NEW­FOUND­LAND AND LABRADOR

GI­ANT FLOOR MAP

Canadian Geographic - - TAHITI -

EX­PLORE THE UNIQUE ge­og­ra­phy, his­tory and beauty of New­found­land and Labrador on Cana­dian Ge­o­graphic Ed­u­ca­tion’s first

provin­cial Gi­ant Floor Map.

This re­source is now avail­able free of charge to all schools in New­found­land and Labrador.

washed up, 2,000 kilo­me­tres to the south­east — but Fakar­ava, my last stop in Poly­ne­sia, feels con­spic­u­ously re­mote and ex­empt, per­haps, from the con­straints of cal­en­dars and clocks. The sec­ond-largest is­land of the Tuamotu ar­chi­pel­ago, Fakar­ava is a 60-kilo­me­tre sill of coral en­clos­ing a la­goon vivid with aquatic colour and in­ci­dent. Now part of a UNESCO bio­sphere re­serve, it saw its first Euro­pean vis­i­tor in 1820 when the Rus­sian ex­plorer Fabian Got­tlieb von Belling­shausen sailed in and dubbed it Wittgen­stein. The name didn’t take. For most of the hour-long flight east from Pape’ete, it’s only ocean stretched be­low, mid­night blue now, and calm as car­pet. When the first of the Tuamo­tus ap­pear, they look like bleached, lonely bones. “So nar­row, so bar­ren, so be­set with sea,” Robert Louis Steven­son wrote when he stayed on Fakar­ava in 1888. It’s true that af­ter the fer­tile, lofty moun­tain­scapes of the So­ci­ety Is­lands, Fakar­ava, al­most level with the Pa­cific en­clos­ing it, does at first pre­sent a flat, blanched aus­ter­ity. Walk­ing the long shift­ing coral beach at Passe Garuae or rid­ing a bike along Fakar­ava’s sin­gle rib­bon of paved road, you feel its ex­po­sure to sun, wind and ocean. But Fakar­ava is greener than it first ap­pears, fes­tooned, even, in places, with frangi­pani and he­liotrope. A tow­er­ing san­dal­wood tree pre­sides over the cen­tre of Ro­toava, Fakar­ava’s main vil­lage, like a benev­o­lent, all-see­ing el­der. To get my bear­ings, I en­list a lo­cal guide, Enoha, who makes do with just the one name. An af­fa­ble, 50-some­thing painter who also sculpts drift­wood and whale­bone, he tours me from one end of the atoll to the other, stop­ping to com­ment on ev­ery­thing from pre-euro­pean set­tle­ment, mod­ern-day air­port lore, sol­dier­bushes, iron­wood trees, a fruit called sour­sop and the var­i­ous uses for the leaves and bark of the bread­fruit tree (a pow­er­ful an­tiox­i­dant and an ex­cel­lent glue for patch­ing ca­noes, re­spec­tively) For sup­per that night I stop by the Pen­sion Pa­parara, 20 min­utes from Ro­toava along the la­goon shore by bike. Over grilled par­rot­fish and a carpac­cio of mother-of-pearl, I get talk­ing to Jan Calta, a Czech pro­gram­mer in his 30s who’s on his sec­ond visit to Fakar­ava, and spend­ing as much of it as pos­si­ble un­der water. “You’re not div­ing?” he won­ders. He’s ask­ing for him­self, prob­a­bly, but maybe also on be­half of com­mon sense. Fakar­ava is renowned in scuba cir­cles, sev­eral of which I’ll drift into, con­ver­sa­tion­ally, while I’m here on dry land around sup­per­time. The word is that with the con­di­tions and the rich seal­ife, what we’ve got right here is some of the best div­ing any­where in the world. I tell Calta what I’m telling ev­ery­body: Matisse snorkelled. Paul Gau­guin is the French painter who’s most closely as­so­ci­ated with Tahiti (he’s buried on Hiva Oa, sec­ond-largest of the Mar­que­sas Is­lands, 1,000 kilo­me­tres to the north­east), but Matisse came for a visit, too, in 1930. He ac­quired wooden gog­gles, and though he hadn’t been well, there he was pad­dling around in the la­goon, mar­vel­ling at the un­der­sea light, which he called “a sec­ond sky.” Though he stayed for just four days, the ex­pe­ri­ence soaked deep. Ev­ery­body should come to Fakar­ava, he felt. He wasn’t paint­ing, but he was draw­ing and writ­ing — and pon­der­ing colours. I’m not sur­prised to learn, later, of his de­sire to dis­till the essence of what he was see­ing in these south­ern seas. The pre­dom­i­nant shade, he even­tu­ally de­cided, is the lam­bent blue of the mor­pho but­ter­fly’s wing — his own favourite colour. “Blue, but such a blue!” Matisse wrote. “It pierced my heart.”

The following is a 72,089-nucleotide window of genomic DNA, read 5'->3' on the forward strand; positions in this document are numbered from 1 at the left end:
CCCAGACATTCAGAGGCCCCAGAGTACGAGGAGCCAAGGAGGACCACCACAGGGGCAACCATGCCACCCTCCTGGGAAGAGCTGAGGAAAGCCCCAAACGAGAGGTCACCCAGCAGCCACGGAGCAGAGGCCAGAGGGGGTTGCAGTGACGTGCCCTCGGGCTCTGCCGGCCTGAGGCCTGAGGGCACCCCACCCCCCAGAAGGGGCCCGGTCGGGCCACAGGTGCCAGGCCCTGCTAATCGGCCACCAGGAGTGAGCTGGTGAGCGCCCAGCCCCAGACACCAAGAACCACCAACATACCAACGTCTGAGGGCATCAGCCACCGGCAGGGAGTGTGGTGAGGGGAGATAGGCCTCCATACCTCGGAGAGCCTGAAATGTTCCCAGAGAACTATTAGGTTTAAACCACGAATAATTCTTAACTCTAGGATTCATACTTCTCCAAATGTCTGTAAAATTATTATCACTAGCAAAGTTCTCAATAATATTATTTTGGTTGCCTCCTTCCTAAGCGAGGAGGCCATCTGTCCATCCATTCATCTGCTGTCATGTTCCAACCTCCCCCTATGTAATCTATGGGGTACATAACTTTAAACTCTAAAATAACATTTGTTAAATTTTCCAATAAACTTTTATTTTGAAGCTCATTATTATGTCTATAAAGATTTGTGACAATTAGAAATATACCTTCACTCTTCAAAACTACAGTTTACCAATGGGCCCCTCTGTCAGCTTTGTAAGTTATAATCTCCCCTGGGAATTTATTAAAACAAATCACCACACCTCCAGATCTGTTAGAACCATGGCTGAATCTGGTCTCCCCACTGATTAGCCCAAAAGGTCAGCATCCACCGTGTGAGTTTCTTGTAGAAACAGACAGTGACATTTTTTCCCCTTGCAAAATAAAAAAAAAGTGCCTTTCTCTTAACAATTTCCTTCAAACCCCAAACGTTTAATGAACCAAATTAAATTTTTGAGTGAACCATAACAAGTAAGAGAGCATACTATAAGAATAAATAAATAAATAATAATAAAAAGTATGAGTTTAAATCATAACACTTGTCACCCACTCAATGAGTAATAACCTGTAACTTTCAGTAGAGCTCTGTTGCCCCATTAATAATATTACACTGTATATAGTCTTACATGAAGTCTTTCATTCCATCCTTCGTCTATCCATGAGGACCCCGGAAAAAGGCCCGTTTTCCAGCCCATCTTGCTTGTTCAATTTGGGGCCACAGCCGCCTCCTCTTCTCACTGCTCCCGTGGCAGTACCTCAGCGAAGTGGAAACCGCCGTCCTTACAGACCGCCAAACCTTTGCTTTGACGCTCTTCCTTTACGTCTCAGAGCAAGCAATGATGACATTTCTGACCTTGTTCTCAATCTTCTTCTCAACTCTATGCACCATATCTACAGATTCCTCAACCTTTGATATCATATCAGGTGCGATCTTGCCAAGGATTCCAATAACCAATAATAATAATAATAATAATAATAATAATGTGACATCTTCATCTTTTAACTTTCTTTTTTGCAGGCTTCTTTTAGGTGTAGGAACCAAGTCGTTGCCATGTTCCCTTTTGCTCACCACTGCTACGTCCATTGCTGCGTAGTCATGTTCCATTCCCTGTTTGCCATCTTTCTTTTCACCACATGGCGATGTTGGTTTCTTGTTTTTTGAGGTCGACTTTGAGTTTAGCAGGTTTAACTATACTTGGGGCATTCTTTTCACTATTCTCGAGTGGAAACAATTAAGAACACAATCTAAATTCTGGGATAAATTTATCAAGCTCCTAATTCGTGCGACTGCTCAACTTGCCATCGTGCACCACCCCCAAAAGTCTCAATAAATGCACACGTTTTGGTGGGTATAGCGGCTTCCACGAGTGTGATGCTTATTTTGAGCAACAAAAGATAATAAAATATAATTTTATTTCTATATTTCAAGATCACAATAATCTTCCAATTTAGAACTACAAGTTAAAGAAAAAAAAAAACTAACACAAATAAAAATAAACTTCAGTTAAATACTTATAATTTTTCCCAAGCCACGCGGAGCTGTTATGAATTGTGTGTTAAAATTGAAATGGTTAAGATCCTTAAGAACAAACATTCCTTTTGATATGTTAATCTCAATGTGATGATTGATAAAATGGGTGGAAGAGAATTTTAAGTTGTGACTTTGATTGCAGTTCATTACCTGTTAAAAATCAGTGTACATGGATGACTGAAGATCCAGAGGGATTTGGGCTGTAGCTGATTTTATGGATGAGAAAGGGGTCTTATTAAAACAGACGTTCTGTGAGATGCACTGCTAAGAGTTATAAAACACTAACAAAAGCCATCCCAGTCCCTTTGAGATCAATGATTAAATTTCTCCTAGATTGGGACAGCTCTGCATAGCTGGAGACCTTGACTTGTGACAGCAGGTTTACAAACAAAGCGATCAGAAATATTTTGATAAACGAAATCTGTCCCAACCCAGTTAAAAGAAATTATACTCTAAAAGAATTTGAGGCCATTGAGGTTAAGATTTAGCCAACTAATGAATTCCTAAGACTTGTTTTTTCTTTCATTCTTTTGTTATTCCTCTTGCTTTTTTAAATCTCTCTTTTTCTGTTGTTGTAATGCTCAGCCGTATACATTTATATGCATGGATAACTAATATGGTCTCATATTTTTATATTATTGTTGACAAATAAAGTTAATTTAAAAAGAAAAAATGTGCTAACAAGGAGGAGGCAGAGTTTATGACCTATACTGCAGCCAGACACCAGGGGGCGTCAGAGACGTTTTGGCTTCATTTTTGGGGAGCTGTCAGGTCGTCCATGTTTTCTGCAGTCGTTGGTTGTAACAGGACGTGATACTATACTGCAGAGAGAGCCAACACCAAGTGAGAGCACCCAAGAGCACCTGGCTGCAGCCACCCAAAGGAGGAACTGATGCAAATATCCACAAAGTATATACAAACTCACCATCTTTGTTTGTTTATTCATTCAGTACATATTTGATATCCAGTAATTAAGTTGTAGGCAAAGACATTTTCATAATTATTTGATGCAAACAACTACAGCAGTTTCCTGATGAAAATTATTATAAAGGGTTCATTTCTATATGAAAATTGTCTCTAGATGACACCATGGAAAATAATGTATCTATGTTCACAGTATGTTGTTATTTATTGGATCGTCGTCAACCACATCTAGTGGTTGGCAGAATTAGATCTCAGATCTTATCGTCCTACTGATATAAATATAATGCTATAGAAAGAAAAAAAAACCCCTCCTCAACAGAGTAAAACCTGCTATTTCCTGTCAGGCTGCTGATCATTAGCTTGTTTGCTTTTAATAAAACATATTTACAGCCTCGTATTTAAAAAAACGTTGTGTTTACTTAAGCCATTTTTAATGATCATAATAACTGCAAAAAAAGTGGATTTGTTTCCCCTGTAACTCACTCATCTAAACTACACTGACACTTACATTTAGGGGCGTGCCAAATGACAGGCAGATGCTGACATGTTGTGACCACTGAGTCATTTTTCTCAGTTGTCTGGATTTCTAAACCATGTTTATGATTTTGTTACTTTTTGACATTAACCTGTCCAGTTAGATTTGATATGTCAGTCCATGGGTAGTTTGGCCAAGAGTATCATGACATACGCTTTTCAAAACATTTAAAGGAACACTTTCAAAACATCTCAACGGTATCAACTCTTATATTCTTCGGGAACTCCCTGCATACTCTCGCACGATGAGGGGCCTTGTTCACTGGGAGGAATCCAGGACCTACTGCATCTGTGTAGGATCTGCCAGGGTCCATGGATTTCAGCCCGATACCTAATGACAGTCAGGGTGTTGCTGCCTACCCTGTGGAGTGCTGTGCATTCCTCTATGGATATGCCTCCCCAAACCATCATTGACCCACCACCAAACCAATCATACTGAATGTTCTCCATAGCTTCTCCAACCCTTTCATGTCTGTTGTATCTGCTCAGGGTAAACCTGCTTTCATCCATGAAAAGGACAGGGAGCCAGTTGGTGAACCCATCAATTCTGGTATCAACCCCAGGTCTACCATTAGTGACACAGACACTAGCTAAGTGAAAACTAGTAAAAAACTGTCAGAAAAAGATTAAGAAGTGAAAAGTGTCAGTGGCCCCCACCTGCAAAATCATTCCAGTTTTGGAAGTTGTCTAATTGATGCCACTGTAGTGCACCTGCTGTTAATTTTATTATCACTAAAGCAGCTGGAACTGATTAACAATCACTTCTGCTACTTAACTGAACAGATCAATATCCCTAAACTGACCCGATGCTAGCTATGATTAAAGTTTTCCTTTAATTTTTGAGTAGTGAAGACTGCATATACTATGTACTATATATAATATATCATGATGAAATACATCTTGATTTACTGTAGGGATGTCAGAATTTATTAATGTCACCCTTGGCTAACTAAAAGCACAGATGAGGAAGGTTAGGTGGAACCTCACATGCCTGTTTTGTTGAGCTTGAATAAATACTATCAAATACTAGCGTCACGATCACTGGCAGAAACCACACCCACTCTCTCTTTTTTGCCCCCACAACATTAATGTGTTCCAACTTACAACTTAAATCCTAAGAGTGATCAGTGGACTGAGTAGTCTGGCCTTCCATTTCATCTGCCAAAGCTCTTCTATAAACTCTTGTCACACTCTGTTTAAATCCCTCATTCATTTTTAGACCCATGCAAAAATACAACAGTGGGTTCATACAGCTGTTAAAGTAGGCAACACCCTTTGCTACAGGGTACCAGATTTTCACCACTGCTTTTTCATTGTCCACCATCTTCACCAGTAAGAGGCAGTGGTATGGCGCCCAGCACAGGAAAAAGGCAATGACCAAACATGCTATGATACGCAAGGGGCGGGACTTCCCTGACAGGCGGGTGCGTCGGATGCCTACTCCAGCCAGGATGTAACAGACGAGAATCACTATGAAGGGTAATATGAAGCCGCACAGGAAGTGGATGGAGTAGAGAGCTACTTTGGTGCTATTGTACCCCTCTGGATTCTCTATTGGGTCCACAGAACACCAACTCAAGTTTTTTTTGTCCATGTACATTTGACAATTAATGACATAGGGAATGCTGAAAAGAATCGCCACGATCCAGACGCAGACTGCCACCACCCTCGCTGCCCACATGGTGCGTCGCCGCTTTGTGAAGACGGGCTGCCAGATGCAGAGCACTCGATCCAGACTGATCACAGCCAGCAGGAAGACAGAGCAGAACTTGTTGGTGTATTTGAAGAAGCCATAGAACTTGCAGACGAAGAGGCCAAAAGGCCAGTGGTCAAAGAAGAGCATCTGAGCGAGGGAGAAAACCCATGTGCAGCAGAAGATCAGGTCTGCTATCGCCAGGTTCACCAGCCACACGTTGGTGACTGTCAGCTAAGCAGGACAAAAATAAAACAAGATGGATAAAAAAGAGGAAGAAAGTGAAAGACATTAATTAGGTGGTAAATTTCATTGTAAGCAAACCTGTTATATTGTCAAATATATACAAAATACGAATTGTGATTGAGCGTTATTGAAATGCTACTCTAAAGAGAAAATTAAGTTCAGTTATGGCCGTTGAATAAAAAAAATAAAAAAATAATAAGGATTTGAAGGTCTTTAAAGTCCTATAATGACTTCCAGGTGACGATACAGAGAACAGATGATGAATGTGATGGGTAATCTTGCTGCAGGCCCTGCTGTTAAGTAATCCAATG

Fakar­ava feels CON­SPIC­U­OUSLY RE­MOTE AND EX­EMPT, per­haps, from the re­straints of CAL­EN­DARS AND CLOCKS.

Read more about Tahiti’s rum, pearl and vanilla in­dus­tries at can­geo­travel.ca/fw18/tahiti.

A group of swim­mers pad­dle their way across a la­goon near Moorea.

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